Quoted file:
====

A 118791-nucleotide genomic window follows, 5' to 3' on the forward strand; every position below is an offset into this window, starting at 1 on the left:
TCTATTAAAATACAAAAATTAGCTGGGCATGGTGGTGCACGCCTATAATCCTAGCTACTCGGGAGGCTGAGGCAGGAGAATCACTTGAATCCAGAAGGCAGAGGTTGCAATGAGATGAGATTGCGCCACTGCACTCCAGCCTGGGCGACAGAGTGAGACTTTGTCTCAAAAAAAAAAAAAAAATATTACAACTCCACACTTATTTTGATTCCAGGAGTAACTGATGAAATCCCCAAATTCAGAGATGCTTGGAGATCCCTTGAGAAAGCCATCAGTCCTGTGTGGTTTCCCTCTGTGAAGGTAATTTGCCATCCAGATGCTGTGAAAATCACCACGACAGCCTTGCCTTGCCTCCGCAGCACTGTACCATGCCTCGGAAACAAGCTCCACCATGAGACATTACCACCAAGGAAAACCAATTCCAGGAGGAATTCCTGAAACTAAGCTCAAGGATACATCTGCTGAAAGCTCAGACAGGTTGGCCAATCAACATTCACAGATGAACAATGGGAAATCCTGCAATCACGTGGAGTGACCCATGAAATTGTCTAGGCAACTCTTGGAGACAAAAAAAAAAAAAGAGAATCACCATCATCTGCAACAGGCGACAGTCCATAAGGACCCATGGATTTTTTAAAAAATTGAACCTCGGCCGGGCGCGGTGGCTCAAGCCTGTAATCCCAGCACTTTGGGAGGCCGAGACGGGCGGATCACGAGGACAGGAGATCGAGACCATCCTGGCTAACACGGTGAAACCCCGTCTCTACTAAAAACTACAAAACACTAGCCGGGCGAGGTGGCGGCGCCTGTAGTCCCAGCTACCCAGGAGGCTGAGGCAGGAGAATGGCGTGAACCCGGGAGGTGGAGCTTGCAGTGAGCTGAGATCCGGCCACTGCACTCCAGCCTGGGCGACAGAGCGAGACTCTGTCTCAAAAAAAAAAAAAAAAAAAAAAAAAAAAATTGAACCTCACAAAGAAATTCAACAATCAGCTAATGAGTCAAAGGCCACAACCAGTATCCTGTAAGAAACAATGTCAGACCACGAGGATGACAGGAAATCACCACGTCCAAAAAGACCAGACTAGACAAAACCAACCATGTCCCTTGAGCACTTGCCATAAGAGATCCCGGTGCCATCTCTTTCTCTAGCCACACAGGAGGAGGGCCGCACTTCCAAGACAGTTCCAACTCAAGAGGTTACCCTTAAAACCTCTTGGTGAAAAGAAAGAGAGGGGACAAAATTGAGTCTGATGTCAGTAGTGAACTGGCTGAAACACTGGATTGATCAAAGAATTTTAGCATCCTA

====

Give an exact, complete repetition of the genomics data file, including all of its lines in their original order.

A 118791-nucleotide genomic window follows, 5' to 3' on the forward strand; every position below is an offset into this window, starting at 1 on the left:
TCTATTAAAATACAAAAATTAGCTGGGCATGGTGGTGCACGCCTATAATCCTAGCTACTCGGGAGGCTGAGGCAGGAGAATCACTTGAATCCAGAAGGCAGAGGTTGCAATGAGATGAGATTGCGCCACTGCACTCCAGCCTGGGCGACAGAGTGAGACTTTGTCTCAAAAAAAAAAAAAAAATATTACAACTCCACACTTATTTTGATTCCAGGAGTAACTGATGAAATCCCCAAATTCAGAGATGCTTGGAGATCCCTTGAGAAAGCCATCAGTCCTGTGTGGTTTCCCTCTGTGAAGGTAATTTGCCATCCAGATGCTGTGAAAATCACCACGACAGCCTTGCCTTGCCTCCGCAGCACTGTACCATGCCTCGGAAACAAGCTCCACCATGAGACATTACCACCAAGGAAAACCAATTCCAGGAGGAATTCCTGAAACTAAGCTCAAGGATACATCTGCTGAAAGCTCAGACAGGTTGGCCAATCAACATTCACAGATGAACAATGGGAAATCCTGCAATCACGTGGAGTGACCCATGAAATTGTCTAGGCAACTCTTGGAGACAAAAAAAAAAAAAGAGAATCACCATCATCTGCAACAGGCGACAGTCCATAAGGACCCATGGATTTTTTAAAAAATTGAACCTCGGCCGGGCGCGGTGGCTCAAGCCTGTAATCCCAGCACTTTGGGAGGCCGAGACGGGCGGATCACGAGGACAGGAGATCGAGACCATCCTGGCTAACACGGTGAAACCCCGTCTCTACTAAAAACTACAAAACACTAGCCGGGCGAGGTGGCGGCGCCTGTAGTCCCAGCTACCCAGGAGGCTGAGGCAGGAGAATGGCGTGAACCCGGGAGGTGGAGCTTGCAGTGAGCTGAGATCCGGCCACTGCACTCCAGCCTGGGCGACAGAGCGAGACTCTGTCTCAAAAAAAAAAAAAAAAAAAAAAAAAAAAATTGAACCTCACAAAGAAATTCAACAATCAGCTAATGAGTCAAAGGCCACAACCAGTATCCTGTAAGAAACAATGTCAGACCACGAGGATGACAGGAAATCACCACGTCCAAAAAGACCAGACTAGACAAAACCAACCATGTCCCTTGAGCACTTGCCATAAGAGATCCCGGTGCCATCTCTTTCTCTAGCCACACAGGAGGAGGGCCGCACTTCCAAGACAGTTCCAACTCAAGAGGTTACCCTTAAAACCTCTTGGTGAAAAGAAAGAGAGGGGACAAAATTGAGTCTGATGTCAGTAGTGAACTGGCTGAAACACTGGATTGATCAAAGAATTTTAGCATCCTA